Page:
few visitors to the famed district of Deeside will omit to visit
it,--only a slight deviation from the road leading from Crathie and
Balmoral to the Castleton of Braemar is called for, the place where
the road leads off being close beside the Bridge of Invercauld, over
the Dee.

This waterfall, the finest of several in Deeside, has been
enthusiastically praised by every writer. The Queen, in the _Leaves
from the Journal of Our Life in the Highlands_, says, 'From the road
in the wood we walked up to the _Falls of the Garbhalt_, which are
beautiful. The rocks are very grand, and the view from the little
bridge, and also from a seat a little lower down, is very pretty.' Her
Majesty has here indicated the two points of view generally chosen,
namely that from the bridge looking down, and that from below, looking
up the stream, the latter being adopted for our representation. To
say, as one writer has done, that 'the water comes foaming and raging
and toiling down in a manner almost impossible to be described,' is to
abdicate the chief functions of a word painter. The waters come
roaring and rushing down the rocky cleft, hurrying over the blocks and
stones that impede their passage, and creating a noise that is heard
far off,

          Dizzying and deafening the ear with its sound
    And so never ending, but always descending
    Sound and motion for ever and ever are blending.'

The eye never tires in looking at the lively scene, and the ear drinks
in the murmuring and thundering sound, which has the usual faculty of
swelling and falling, till the mind gets imbued with the idea that the
waters are endowed with the faculty of speech, so that we
involuntarily ask 'what are the wild waves saying?' and linger long at
the spot in the vain hope that the varying syllables of the living
water will yet form themselves into intelligible words. This is not to
be however, and we may turn away to look for a moment at the
picturesque country in which this attractive waterfall is situated.
The steep pine-covered hill is called the Forest of Ballochbuie. Here
again we may turn to the Queen's book, where 'the aspect of the wood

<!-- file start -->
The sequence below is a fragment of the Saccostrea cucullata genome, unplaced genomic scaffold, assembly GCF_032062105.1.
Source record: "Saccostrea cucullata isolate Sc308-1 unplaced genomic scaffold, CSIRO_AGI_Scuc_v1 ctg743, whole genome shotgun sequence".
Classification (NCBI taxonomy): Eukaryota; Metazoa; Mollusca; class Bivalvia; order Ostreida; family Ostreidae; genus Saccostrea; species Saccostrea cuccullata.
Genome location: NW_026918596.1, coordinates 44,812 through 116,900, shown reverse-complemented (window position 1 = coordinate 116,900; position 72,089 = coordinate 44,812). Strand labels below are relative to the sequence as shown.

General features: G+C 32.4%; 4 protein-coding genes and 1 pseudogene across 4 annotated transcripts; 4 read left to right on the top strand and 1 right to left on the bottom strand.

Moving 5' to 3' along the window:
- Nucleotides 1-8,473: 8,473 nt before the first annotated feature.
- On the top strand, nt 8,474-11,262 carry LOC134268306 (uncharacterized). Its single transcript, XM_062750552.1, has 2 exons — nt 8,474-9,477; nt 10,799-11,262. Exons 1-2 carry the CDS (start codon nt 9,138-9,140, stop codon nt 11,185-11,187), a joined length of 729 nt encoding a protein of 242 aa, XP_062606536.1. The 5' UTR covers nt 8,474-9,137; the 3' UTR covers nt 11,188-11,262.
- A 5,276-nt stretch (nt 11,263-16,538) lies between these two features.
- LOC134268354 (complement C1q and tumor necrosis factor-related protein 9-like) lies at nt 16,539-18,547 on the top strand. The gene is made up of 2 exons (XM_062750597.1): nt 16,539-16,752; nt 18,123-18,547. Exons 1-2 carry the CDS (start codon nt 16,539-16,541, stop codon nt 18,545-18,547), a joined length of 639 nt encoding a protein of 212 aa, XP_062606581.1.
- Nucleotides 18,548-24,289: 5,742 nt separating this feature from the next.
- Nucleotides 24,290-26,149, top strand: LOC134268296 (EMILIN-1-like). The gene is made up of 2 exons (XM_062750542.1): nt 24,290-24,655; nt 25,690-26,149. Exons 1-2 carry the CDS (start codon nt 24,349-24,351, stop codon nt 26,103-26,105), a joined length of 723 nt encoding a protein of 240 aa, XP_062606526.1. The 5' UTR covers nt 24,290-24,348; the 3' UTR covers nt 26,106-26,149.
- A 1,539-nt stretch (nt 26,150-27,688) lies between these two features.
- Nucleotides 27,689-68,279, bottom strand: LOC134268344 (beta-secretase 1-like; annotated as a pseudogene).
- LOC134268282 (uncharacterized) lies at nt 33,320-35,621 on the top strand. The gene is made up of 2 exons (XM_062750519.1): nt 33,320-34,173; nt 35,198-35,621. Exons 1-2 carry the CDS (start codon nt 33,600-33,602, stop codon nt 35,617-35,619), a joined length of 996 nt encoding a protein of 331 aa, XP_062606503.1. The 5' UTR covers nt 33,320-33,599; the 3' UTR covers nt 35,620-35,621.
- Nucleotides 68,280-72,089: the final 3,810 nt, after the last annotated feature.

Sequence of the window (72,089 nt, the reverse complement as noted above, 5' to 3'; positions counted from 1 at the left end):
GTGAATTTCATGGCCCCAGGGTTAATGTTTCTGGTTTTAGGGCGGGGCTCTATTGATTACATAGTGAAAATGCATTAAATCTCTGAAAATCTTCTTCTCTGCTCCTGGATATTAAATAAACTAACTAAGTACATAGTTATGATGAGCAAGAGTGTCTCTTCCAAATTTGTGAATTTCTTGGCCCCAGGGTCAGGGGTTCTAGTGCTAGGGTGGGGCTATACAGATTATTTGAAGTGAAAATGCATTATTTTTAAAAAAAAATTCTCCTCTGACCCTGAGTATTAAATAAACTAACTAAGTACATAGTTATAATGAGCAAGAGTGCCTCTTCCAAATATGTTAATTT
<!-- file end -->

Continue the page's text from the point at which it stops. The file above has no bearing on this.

which is called Balloch Buie' is described as 'most lovely.' It is
said that this ground was at one time given to the Farquharsons of
Invercauld, by the Earl of Mar, for a tartan plaid. It is now royal
property, and forms an extensive and valued addition to the forest of
Balmoral, which lies between Ballochbuie and the castle. It was in the
Mar territory, at the Castleton of Braemar, that in 1715 the then Earl
of Mar raised his standard in support of the Chevalier St. George,
whom he had previously, in Glenlivat, proclaimed as King James the
Eighth of Scotland. Here, where 'the gathering pipe on Loch-na-gar'
was heard sounding 'long and sairly,' the inheritor of the crown of
the Stewarts has frequently attended a very different gathering on the
'Braes o' Mar,' when the Duffs, the Farquharsons, and other clans
meet, not for feuds and bloodshed, but for the athletic rivalries of
'tossing the caber' and other native games.


It is perhaps puzzling to the stranger to learn that Loch-na-gar is a
mountain, 3768 feet above the level of the sea, though there is on the
summit, and hemmed in by steep precipices, a small sheet of water that
gives its name to the hill. But in the Dhu Loch, a little further in
the heart of this mountainous district, we find one of the most
striking scenes in Scotland. It was of the hill and its surroundings
that Lord Byron wrote his familiar lines,

    'Away ye gay landscapes, ye gardens of roses,
      In you let the minions of luxury rove.
    Restore me the rocks where the snowflake reposes,
      Tho' still they are sacred to freedom and love.
    O Caledonia, beloved are thy mountains,
      Round their white summits though elements war,
    Though cataracts foam, 'stead of smooth-flowing fountains,
      I sigh for the valley of dark Loch-na-gar.'

The _Dhu Loch_, or black loch--a well-deserved name--has its bed, as
shown in our view, in steep and desperate precipices of granite, and
for sternness of outline is not excelled. The red-deer on its banks
are undisturbed, for seldom does the foot of man intrude on their
repose, and while the water is clear, it is strongly discoloured by
the peat, and the absence of foliage, with the sterile loneliness of
the scene, make men shun rather than court its remote solitudes. 'The
scenery is beautiful here,' says the Queen, in her _Leaves from the
Journal of our Life in the Highlands_, 'so wild and grand,--real
severe Highland scenery,' and the description is surely a true one. No
one can come about the Dhu Loch without being prepared for 'several
scrambles,' like the royal party, and without being prepared also to
endure the 'severity' as well as enjoy the beauty of the place. If he
does not, like Lord Byron, admit Loch-na-gar to be 'the most sublime
and picturesque of Caledonian Alps,'--for perhaps some hill already
named in this volume, unknown to Byron, such as Blaven, or Ben Eay,
might dispute the title--still he will acknowledge that it is a
wonderful region. It is said that on a fair calculation of what
elements go to make up a desirable climate, the kingdom has nothing
better to offer than Braemar, and that Balmoral is the ideal site for
a residence. The district is like all that belonged to the little bear